INDIANAPOLIS – Fernando Alonso has hogged the headlines as the top rookie – albeit in name only – for this year’s 101st Indianapolis 500 presented by PennGrade Motor Oil.
But the Verizon IndyCar Series’ lone full-season rookie, Ed Jones, has been the revelation of the month of May and a potential spoiler in the works in today’s race.
The first driver from the United Arab Emirates to compete in the Indy 500 will roll off from 11th place in the No. 19 Boy Scouts of America Honda for Dale Coyne Racing.
This is the Indy Lights Presented by Cooper Tires champion’s first big oval race and the adjustment period to this full month has been something Jones has coped with well.
“It’s such a long month. It’s very tiring. And you try to rest as much as you can to be honest,” Jones told NBC Sports. “On those days off you rest, because it’s been so much driving – a week straight, and you have to be as efficient as you can on track. You have a lot of distractions.
“But it’s great the event is so big. There’s a lot I learned from Seb, which has been a massive help.”
Seb, of course, is Sebastien Bourdais – injured a little over a week ago but already having since been released from hospital and back at IMS today to have met his crew and met the media.
Jones’ steely resolve and determination shone through as he got back in the car after Bourdais’ crash with no visible signs of being affected by it.
“I think it was a massive crash. But he was so lucky. He’s in a lot of pain, but it could have been a lot worse,” Jones said.
“We all know it’s a part of racing. When you’re pushing the limits here, the margin for error is so small. Accidents are very costly. You hate to see it. But it’s part of racing. I felt confident going out, and going quick again.”
Jones was a hard luck second in the 2016 Freedom 100 to Dean Stoneman by just 0.0024 of a second. Racing in the ‘500 is something that he relishes for the challenge of it and for what he has had to learn and comprehend.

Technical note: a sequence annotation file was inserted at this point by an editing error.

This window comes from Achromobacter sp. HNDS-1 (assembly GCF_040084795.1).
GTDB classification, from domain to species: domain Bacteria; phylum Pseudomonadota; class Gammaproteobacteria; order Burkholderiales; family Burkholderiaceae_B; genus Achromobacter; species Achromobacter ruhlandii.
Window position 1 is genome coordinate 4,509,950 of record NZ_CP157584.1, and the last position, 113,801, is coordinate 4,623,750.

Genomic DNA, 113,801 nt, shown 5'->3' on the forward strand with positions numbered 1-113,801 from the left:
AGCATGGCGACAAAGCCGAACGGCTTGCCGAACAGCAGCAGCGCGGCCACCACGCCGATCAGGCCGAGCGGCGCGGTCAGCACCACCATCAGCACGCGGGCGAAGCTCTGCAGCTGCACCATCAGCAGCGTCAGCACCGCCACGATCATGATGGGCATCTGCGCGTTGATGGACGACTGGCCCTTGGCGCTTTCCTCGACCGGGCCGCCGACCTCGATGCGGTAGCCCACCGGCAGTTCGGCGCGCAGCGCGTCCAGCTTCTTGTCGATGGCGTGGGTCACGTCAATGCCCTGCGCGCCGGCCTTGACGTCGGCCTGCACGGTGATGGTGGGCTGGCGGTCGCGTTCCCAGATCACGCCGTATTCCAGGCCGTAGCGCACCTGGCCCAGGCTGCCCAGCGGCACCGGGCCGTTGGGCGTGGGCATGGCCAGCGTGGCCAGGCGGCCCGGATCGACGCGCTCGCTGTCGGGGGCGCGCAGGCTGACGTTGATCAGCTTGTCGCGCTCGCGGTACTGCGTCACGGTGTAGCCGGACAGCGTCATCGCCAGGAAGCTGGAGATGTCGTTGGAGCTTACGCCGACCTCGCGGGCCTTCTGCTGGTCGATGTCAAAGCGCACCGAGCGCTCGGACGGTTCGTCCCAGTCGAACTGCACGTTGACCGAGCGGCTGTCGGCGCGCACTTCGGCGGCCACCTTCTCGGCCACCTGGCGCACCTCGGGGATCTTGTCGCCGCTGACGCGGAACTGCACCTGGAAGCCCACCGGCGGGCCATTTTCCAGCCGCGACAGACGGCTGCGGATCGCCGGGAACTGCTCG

“It’s a lot more intense now. It’s very tough! There’s lot more attention on what you do,” he said.
“But it’s about getting through. I’m really looking forward to the race. There’s so many things to think about. It’s even things like coming into pits off Turn 4, you’re getting tired, that gets tricky.”
Team owner Coyne has hailed Jones’ performance all year, and particularly at Indianapolis this month.
“Ed’s had a very good month. He’s done a tremendous job,” Coyne told NBC Sports.
“To come in here and qualify 11th as a rookie, the job he’s done all year. He’s been a very pleasant surprise. We knew he was a good racer, but we did not know he was a good qualifier! He’s turned out to be both, and he raced harder than in Indy Lights. He’s doing a very good job.”
Jones is one of three traditional rookies who got their training in the Mazda Road to Indy presented by Cooper Tires. He starts 11th while Jack Harvey starts 27th and Zach Veach starts 32nd.
Oh, and about that “other” rookie who rolls off fifth? Jones, like the Honey Badger, doesn’t give a you-know-what about Alonso. He just wants to beat him, same as another competitor on track. After all, Alexander Rossi won as a rookie from 11th on the grid last year.
“It can be annoying. But at the end of the day, I can’t do anything about that.
“If I beat the other rookies – and that includes him – people will notice me more.”